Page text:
(g) every officer whose duty it is, as such officer, to take, receive, keep or expend any property on behalf of 4[the 5[Government]], or to make any survey, assessment or contract on behalf of '[the 2(Government] 1. or to execute any revenue-process, or to investigate, or to report on, any matter affecting the pecuniary interests of 1[the 2[Government], or to make, authenticate or keep any document relating to the pecuniary interests of 1[the [Government] ] or to prevent the infraction of any law for the protection of the pecuniary interest of 1[the 2[Government] ]; and

(h) every officer in the service or pay of 1[the 2[Government]], or remunerated by fees or commission for the performance of any public duty:

(18) "Rules" means rules and forms contained in the First Schedule or made under section 122 or section 125.

(19) "Share in a corporation" shall be deemed to include stock, debenture-stock, debentures or bonds; and

(20) "Signed", save in the case of a judgment or decree, includes stamped.

3. For the purposes of this Code, the District Court is subordinate to the High Court, and every civil Court of' a grade inferior to that of a District Court and every Court of Small Causes is subordinate to the High Court and District Court.

4.-(l) In the absence of any specific provision to the contrary, nothing in this Code shall be deemed to limit or otherwise affect any special or local law now in force or any special jurisdiction or power conferred, or any special form of procedure prescribed, by or under any other law for the time being in force.


(2) In particular and without prejudice to the generality of the proposition contained in subsection (1), nothing in this Code shall be deemed to limit or otherwise

affect any remedy which a landholder or landlord may have under any law for the time being in force for the recovery of rent of agricultural land from the produce of such land.

5.-(1) Where any Revenue Courts are governed by the provisions of this Code in those matters of procedure upon which any special enactment applicable to them is silent, the 3[Provincial Government]4 * * * may, by notification in the 5(official Gazette], declare that any portions of those provisions which are not expressly made applicable by this Code shall not apply to those Courts, or shall only apply to them with such modifications as the 3[Provincial Government]*** may prescribe.

(2) "Revenue Court" in subsection (1) means a Court having jurisdiction under any local law to entertain suits or other proceedings relating to the rent, revenue or profits of land used for agricultural purposes, but does not include a civil Court having original jurisdiction under this Code to try such suits or proceedings as being suits or proceedings of a civil nature.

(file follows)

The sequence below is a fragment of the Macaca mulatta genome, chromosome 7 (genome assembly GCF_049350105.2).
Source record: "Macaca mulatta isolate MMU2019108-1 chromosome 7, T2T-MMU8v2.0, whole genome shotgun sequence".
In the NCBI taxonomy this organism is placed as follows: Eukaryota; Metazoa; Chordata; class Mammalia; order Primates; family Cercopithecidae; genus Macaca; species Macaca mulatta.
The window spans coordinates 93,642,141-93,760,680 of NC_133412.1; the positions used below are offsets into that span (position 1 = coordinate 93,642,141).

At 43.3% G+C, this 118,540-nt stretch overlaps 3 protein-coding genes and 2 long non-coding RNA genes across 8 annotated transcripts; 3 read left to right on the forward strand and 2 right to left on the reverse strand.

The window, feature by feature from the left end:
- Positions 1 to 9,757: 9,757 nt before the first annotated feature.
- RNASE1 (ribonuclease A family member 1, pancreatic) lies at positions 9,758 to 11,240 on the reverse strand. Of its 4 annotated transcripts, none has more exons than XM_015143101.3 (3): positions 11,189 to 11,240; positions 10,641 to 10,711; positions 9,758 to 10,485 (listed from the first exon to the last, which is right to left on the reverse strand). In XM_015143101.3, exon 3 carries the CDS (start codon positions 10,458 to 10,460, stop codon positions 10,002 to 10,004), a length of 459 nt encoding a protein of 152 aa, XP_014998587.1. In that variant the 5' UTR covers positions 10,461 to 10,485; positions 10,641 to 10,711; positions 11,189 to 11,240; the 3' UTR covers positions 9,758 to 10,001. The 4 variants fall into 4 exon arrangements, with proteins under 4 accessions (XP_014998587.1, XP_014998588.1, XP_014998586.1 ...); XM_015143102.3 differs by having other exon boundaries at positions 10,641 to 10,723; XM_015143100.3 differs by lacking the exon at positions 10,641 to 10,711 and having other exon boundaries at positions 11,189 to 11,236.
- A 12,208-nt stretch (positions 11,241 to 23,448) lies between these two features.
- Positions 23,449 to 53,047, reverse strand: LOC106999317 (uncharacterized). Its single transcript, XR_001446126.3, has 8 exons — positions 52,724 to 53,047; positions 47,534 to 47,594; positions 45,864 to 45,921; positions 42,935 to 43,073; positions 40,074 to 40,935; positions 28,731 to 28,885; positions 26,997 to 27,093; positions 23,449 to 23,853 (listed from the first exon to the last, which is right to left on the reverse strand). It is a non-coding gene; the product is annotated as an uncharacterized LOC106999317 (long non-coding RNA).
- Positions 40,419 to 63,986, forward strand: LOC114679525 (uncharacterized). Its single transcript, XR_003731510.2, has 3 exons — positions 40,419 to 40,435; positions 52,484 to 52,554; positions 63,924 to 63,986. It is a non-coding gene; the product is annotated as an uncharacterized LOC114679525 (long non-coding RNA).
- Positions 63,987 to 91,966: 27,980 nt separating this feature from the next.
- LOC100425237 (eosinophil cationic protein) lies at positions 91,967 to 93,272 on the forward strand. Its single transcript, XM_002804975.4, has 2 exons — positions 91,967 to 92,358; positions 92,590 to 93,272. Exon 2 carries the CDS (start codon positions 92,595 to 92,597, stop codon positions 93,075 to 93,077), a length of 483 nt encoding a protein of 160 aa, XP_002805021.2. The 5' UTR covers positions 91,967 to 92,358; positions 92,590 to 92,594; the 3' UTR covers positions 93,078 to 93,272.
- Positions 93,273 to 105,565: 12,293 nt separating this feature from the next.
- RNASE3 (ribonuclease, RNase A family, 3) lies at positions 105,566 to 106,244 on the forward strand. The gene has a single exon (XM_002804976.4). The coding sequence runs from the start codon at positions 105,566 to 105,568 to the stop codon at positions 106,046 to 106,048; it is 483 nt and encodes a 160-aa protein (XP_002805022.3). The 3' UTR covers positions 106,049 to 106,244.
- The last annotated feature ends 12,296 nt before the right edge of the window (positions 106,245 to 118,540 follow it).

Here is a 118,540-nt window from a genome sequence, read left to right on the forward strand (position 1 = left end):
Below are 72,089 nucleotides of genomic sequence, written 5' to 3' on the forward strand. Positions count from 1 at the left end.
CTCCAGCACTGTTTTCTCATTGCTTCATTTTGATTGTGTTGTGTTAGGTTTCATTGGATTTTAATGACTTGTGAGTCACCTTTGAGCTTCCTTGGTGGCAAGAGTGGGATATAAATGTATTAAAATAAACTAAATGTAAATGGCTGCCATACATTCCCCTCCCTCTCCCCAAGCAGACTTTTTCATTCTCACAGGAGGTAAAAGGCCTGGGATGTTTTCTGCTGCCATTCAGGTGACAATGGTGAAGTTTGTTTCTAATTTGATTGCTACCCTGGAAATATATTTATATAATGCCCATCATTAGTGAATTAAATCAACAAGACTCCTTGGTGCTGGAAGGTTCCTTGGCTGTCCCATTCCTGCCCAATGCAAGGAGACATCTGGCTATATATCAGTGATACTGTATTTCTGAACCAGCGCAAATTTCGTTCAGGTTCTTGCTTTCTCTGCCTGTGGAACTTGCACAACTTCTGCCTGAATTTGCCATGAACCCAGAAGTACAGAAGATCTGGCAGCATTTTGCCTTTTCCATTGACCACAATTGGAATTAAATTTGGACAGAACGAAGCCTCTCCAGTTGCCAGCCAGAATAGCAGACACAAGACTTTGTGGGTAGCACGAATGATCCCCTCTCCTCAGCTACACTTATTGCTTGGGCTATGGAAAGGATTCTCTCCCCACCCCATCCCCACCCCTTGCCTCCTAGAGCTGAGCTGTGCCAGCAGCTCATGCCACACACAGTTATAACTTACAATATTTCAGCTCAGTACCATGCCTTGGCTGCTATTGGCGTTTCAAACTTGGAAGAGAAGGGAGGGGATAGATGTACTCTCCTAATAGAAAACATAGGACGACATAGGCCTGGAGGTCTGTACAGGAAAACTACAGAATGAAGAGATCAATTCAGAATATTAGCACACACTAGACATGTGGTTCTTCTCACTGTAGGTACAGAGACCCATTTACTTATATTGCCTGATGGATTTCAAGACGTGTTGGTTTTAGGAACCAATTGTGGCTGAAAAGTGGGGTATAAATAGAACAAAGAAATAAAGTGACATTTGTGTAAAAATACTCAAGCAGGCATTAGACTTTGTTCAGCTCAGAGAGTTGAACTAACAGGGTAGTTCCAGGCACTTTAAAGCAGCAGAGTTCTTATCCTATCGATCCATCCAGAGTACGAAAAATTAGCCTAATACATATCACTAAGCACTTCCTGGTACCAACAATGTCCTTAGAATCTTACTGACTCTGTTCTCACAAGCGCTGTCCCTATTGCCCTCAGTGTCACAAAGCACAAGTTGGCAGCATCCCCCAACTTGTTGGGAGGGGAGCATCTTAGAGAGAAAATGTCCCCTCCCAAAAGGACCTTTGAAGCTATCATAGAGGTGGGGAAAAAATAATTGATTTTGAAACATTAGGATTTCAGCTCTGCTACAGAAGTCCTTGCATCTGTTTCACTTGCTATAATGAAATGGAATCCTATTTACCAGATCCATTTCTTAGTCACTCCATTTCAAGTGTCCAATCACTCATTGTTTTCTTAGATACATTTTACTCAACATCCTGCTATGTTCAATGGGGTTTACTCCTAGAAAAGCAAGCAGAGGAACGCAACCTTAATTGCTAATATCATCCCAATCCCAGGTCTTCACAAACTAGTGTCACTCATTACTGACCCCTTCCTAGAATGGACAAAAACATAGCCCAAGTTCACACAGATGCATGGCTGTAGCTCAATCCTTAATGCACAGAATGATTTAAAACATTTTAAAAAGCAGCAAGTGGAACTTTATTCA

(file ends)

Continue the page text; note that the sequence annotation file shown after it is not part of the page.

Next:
6. Save in so far as is otherwise expressly provided, nothing herein contained shall operate to give any Court jurisdiction over suits the amount or value of the subject-matter of which exceeds the pecuniary limits (if any) of its ordinary jurisdiction.

7. The following provisions shall not extend to Courts cons- Provincial Small Cause Courts Act, 1887, 1*** or to Courts exercising the jurisdiction of a Court of Small Causes Courts 3[under the said Act], that is to say,-

(a) So much of the body of the Code as relates to-

(i) Suits excepted from the cognizance of a Court of Small Causes;

(ii) The execution of decrees in such suits;

(iii) The execution of decrees against immovable property; and

(b) The following sections, that is to say,-
sections 9,
sections 91 and 92.
sections 94 and 95 3[far as they authorize or relate to-'

(i) orders for the attachment of immovable property,


(ii) injunctions.
(iii) the appointment of a receiver of immovable property, or
(iv) the interlocutory orders referred to Li clause (e) of
section 94] and
sections 96 to 112 and 115.
8.-Omitted by the 4.0, 1949.

[1908: ACT V]


Civil Procedure
(Part I.- Suits in General. Jurisdiction of the Courts and Res judicata)

PART I


SUITS IN GENERAL

JURISDICTION OF THL3 COURTS AND Res Judicata

9. The Courts shall (subject to the provisions herein cone tamed) have jurisdiction to try all suits of a civil nature excepting suits of which their cognizance is either expressly or impliedly barred.

Explanation.- A suit is which the right to property or to an office is contested is a suit of a civil nature, notwithstanding that such right ma depend entirely on the decision of questions as to religious rites or ceremonies.

10. No Court shall proceed With the trial of any suit in which the matter in issue is also directly and substantially in issue in a previously instituted suit between the same parties, or between parties under whom they or any of them claim litigating under the same title where such suit is pending in the same or any other Court in 1[Pakistan] having jurisdiction to grant the relief claimed, or in any Court beyond the limits of 1[Pakistan] established or continued by 2[the Central Government 3***] and having like jurisdiction, or before 4[the Supreme Court].